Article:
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Still not getting the results you want from your exercise routine? Blame tight muscles, says Ashley Borden, a celebrity trainer based in Los Angeles. "When one muscle group, like your quads, is stiff, that prevents others, like your glutes, from firing correctly," she explains. End result: compromised performance (and calorie-burning ability), not to mention an increased risk of injury.
Old-school static stretches, where you bend and hold for what seems like an eternity, aren't necessarily the most effective approach to increase your flexibility. Borden swears instead by her "Stretch and Fire" method, which she uses to teach clients like Mandy Moore. Based on a principle called Active-Isolated Technique, it involves contracting one muscle group while stretching the other. This triggers a muscular reflex that will increase your range of motion and deepen the stretch. Best of all, her workout -- which targets most women's tightest muscles -- takes just minutes a day.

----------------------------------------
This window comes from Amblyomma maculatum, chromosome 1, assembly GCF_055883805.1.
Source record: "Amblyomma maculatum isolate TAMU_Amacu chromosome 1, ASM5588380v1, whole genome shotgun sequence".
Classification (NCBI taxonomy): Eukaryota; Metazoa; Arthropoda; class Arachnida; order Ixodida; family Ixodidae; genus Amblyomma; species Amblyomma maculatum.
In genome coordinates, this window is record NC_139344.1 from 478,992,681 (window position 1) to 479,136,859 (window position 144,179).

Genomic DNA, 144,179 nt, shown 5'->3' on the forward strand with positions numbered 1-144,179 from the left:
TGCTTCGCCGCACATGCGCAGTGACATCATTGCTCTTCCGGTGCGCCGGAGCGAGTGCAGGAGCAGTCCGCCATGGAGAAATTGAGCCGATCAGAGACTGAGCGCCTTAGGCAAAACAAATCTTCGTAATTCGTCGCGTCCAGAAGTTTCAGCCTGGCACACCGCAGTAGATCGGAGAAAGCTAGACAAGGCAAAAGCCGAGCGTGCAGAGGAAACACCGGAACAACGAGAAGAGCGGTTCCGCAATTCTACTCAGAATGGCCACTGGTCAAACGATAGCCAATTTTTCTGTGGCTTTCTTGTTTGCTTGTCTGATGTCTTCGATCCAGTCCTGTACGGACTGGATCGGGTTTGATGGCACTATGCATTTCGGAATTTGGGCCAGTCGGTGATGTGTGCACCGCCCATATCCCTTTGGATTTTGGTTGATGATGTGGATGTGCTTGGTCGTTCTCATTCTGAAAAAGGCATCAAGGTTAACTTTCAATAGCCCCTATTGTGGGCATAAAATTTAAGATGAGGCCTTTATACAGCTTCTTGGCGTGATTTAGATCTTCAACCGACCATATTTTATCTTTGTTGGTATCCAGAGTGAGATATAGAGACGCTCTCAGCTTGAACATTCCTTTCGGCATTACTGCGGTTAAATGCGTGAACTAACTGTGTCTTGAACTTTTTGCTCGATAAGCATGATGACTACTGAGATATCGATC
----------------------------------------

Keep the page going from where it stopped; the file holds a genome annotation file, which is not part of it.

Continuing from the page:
Try these six stretches after your regular cardio or strength workout (aim to do them five times a week). You'll see improvement to your flexibility in as little as two weeks and gains in both your strength and endurance in less than one month.
Target: The Piriformis (a deep gluteal muscle)
Target: Lower Back
Question: "What's the best time to stretch -- before or after a workout?"
Answer: "Some studies have shown that stretching right before exercise can actually hamper performance," says Mike Bracko, EdD, director of the Institute for Hockey Research in Calgary, Alberta, and a fellow of the American College of Sports Medicine.
One Theory: When you stretch, protein filaments in the muscles expand, then stay elongated for a short time, making the muscle weaker for about 10 to 15 minutes. Better? Warm up to increase blood flow, then stretch post-workout, when your muscles are more flexible.
You've probably heard that Kegel exercises will strengthen your pelvic floor after pregnancy and ramp up your sex life anytime. But these moves (developed by Arnold Kegel, MD, in the late 1940s) are also crucial to building a firm foundation for any movement, says trainer Ashley Borden.
"It's vital to strengthen both the muscles of your pelvic floor and your deep abdominals," she notes. "These muscles work together to create a solid base on which everything else can build."Build Up Your Pelvic Floor and Deep Abdominals
Originally published in Fitness magazine, March 2005.